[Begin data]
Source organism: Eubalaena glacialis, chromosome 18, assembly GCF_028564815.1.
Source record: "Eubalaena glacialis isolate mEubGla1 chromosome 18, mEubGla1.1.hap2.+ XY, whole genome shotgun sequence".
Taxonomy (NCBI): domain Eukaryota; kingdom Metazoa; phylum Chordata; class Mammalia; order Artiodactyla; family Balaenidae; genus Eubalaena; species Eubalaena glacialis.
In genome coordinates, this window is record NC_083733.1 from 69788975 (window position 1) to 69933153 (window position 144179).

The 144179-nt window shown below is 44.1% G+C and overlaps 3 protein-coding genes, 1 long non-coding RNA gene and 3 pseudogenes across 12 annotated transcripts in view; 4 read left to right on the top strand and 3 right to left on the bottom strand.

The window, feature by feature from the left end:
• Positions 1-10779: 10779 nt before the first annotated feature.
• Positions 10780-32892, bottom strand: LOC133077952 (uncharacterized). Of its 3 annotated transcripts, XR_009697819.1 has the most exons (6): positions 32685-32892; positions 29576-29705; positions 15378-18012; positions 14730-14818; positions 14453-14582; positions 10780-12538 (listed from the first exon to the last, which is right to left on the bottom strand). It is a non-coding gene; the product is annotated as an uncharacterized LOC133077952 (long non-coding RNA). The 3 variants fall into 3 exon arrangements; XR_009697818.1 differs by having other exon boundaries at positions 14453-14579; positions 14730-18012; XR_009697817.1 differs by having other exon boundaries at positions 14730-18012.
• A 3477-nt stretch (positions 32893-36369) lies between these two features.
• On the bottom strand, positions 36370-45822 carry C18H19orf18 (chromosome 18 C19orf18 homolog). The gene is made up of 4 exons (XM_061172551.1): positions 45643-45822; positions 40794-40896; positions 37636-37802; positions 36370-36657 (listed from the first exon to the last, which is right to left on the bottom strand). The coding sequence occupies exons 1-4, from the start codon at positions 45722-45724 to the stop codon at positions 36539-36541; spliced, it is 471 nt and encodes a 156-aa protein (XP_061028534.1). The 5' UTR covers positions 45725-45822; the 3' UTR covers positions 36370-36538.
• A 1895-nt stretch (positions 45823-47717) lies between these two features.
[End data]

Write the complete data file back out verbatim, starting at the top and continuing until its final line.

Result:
Source organism: Eubalaena glacialis, chromosome 18, assembly GCF_028564815.1.
Source record: "Eubalaena glacialis isolate mEubGla1 chromosome 18, mEubGla1.1.hap2.+ XY, whole genome shotgun sequence".
Taxonomy (NCBI): domain Eukaryota; kingdom Metazoa; phylum Chordata; class Mammalia; order Artiodactyla; family Balaenidae; genus Eubalaena; species Eubalaena glacialis.
In genome coordinates, this window is record NC_083733.1 from 69788975 (window position 1) to 69933153 (window position 144179).

The 144179-nt window shown below is 44.1% G+C and overlaps 3 protein-coding genes, 1 long non-coding RNA gene and 3 pseudogenes across 12 annotated transcripts in view; 4 read left to right on the top strand and 3 right to left on the bottom strand.

The window, feature by feature from the left end:
• Positions 1-10779: 10779 nt before the first annotated feature.
• Positions 10780-32892, bottom strand: LOC133077952 (uncharacterized). Of its 3 annotated transcripts, XR_009697819.1 has the most exons (6): positions 32685-32892; positions 29576-29705; positions 15378-18012; positions 14730-14818; positions 14453-14582; positions 10780-12538 (listed from the first exon to the last, which is right to left on the bottom strand). It is a non-coding gene; the product is annotated as an uncharacterized LOC133077952 (long non-coding RNA). The 3 variants fall into 3 exon arrangements; XR_009697818.1 differs by having other exon boundaries at positions 14453-14579; positions 14730-18012; XR_009697817.1 differs by having other exon boundaries at positions 14730-18012.
• A 3477-nt stretch (positions 32893-36369) lies between these two features.
• On the bottom strand, positions 36370-45822 carry C18H19orf18 (chromosome 18 C19orf18 homolog). The gene is made up of 4 exons (XM_061172551.1): positions 45643-45822; positions 40794-40896; positions 37636-37802; positions 36370-36657 (listed from the first exon to the last, which is right to left on the bottom strand). The coding sequence occupies exons 1-4, from the start codon at positions 45722-45724 to the stop codon at positions 36539-36541; spliced, it is 471 nt and encodes a 156-aa protein (XP_061028534.1). The 5' UTR covers positions 45725-45822; the 3' UTR covers positions 36370-36538.
• A 1895-nt stretch (positions 45823-47717) lies between these two features.